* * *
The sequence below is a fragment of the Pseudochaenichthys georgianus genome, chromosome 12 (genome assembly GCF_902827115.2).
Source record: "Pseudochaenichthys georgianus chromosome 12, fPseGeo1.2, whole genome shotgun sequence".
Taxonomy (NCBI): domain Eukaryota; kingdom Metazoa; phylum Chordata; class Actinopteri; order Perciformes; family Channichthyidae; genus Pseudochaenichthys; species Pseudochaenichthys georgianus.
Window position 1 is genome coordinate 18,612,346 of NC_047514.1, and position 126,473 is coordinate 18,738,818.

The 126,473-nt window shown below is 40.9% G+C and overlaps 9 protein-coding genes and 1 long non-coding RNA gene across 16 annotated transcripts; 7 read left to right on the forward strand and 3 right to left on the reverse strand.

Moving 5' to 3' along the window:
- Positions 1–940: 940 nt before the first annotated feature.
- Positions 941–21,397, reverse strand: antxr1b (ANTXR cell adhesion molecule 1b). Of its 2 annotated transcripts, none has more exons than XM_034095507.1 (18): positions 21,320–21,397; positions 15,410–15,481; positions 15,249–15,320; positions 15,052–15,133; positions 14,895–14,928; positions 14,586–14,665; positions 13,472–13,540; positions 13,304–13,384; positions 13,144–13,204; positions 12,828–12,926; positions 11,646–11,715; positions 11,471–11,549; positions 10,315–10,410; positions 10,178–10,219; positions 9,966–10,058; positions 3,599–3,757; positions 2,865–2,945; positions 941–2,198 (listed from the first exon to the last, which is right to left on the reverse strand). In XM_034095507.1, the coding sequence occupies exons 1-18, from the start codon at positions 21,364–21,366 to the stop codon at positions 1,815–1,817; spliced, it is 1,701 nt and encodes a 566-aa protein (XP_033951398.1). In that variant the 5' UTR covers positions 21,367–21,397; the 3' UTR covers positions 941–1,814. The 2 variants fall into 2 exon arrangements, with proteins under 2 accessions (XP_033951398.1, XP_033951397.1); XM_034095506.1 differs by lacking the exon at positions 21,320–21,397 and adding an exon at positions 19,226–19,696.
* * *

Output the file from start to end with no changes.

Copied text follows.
The sequence below is a fragment of the Pseudochaenichthys georgianus genome, chromosome 12 (genome assembly GCF_902827115.2).
Source record: "Pseudochaenichthys georgianus chromosome 12, fPseGeo1.2, whole genome shotgun sequence".
Taxonomy (NCBI): domain Eukaryota; kingdom Metazoa; phylum Chordata; class Actinopteri; order Perciformes; family Channichthyidae; genus Pseudochaenichthys; species Pseudochaenichthys georgianus.
Window position 1 is genome coordinate 18,612,346 of NC_047514.1, and position 126,473 is coordinate 18,738,818.

The 126,473-nt window shown below is 40.9% G+C and overlaps 9 protein-coding genes and 1 long non-coding RNA gene across 16 annotated transcripts; 7 read left to right on the forward strand and 3 right to left on the reverse strand.

Moving 5' to 3' along the window:
- Positions 1–940: 940 nt before the first annotated feature.
- Positions 941–21,397, reverse strand: antxr1b (ANTXR cell adhesion molecule 1b). Of its 2 annotated transcripts, none has more exons than XM_034095507.1 (18): positions 21,320–21,397; positions 15,410–15,481; positions 15,249–15,320; positions 15,052–15,133; positions 14,895–14,928; positions 14,586–14,665; positions 13,472–13,540; positions 13,304–13,384; positions 13,144–13,204; positions 12,828–12,926; positions 11,646–11,715; positions 11,471–11,549; positions 10,315–10,410; positions 10,178–10,219; positions 9,966–10,058; positions 3,599–3,757; positions 2,865–2,945; positions 941–2,198 (listed from the first exon to the last, which is right to left on the reverse strand). In XM_034095507.1, the coding sequence occupies exons 1-18, from the start codon at positions 21,364–21,366 to the stop codon at positions 1,815–1,817; spliced, it is 1,701 nt and encodes a 566-aa protein (XP_033951398.1). In that variant the 5' UTR covers positions 21,367–21,397; the 3' UTR covers positions 941–1,814. The 2 variants fall into 2 exon arrangements, with proteins under 2 accessions (XP_033951398.1, XP_033951397.1); XM_034095506.1 differs by lacking the exon at positions 21,320–21,397 and adding an exon at positions 19,226–19,696.